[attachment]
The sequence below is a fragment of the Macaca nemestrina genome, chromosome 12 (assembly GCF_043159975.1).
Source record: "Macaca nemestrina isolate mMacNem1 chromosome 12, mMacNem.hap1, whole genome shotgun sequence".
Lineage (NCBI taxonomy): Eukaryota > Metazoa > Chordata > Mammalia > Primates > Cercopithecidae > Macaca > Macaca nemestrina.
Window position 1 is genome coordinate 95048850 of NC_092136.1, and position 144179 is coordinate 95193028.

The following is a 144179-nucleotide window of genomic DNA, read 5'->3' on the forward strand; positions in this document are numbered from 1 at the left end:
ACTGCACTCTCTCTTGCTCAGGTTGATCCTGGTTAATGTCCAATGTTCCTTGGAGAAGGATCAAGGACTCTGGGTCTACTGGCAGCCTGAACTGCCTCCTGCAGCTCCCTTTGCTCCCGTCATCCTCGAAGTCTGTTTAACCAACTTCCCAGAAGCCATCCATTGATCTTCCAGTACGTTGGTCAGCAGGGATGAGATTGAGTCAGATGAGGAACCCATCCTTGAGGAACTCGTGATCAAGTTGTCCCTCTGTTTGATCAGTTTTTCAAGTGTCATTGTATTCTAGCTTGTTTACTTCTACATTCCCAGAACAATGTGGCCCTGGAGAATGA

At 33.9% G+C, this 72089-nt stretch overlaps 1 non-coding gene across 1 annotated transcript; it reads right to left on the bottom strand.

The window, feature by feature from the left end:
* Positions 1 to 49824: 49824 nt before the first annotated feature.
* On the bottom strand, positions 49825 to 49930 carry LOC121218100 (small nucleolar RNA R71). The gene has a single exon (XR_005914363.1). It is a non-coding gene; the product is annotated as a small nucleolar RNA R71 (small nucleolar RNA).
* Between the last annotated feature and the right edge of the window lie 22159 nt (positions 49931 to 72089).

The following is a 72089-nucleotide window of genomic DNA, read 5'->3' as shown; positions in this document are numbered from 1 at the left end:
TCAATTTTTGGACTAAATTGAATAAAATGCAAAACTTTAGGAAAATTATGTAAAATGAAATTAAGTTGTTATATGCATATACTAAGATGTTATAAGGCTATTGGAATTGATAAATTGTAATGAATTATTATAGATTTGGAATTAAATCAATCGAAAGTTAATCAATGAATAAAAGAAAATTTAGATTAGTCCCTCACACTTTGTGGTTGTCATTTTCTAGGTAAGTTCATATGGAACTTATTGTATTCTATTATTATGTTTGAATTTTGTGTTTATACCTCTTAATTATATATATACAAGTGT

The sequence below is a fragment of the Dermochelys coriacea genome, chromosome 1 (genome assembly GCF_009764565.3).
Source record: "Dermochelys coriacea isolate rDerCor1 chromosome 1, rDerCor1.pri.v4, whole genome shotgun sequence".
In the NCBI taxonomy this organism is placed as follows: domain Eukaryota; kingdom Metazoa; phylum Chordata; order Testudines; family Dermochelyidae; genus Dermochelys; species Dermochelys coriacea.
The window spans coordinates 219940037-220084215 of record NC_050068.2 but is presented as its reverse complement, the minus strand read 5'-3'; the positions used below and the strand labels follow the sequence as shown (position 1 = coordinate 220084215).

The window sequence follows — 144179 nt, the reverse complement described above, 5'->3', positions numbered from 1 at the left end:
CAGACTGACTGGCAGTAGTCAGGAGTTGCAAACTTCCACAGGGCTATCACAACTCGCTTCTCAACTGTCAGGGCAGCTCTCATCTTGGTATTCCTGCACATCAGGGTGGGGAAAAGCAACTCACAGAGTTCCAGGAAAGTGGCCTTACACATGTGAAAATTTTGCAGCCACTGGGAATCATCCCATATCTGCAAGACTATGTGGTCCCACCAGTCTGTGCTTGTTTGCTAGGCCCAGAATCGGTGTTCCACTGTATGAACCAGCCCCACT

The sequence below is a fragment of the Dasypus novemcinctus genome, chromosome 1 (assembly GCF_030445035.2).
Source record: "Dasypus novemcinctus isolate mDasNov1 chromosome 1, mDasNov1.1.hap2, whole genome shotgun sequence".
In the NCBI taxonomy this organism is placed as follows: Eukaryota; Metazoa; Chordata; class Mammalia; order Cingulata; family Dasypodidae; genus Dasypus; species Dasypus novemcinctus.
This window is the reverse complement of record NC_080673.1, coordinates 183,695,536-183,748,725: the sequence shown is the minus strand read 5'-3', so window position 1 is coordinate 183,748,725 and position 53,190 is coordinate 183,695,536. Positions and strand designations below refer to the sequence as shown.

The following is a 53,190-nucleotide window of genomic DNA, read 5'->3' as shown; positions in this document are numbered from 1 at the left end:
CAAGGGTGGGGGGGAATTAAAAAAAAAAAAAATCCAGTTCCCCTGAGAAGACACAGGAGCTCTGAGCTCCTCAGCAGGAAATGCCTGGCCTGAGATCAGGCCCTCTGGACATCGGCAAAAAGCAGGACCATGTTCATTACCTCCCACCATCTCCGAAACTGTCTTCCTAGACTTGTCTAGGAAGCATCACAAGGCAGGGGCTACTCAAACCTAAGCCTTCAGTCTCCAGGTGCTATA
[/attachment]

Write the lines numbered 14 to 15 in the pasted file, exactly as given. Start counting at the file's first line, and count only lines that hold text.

The sequence below is a fragment of the Dermochelys coriacea genome, chromosome 1 (genome assembly GCF_009764565.3).
Source record: "Dermochelys coriacea isolate rDerCor1 chromosome 1, rDerCor1.pri.v4, whole genome shotgun sequence".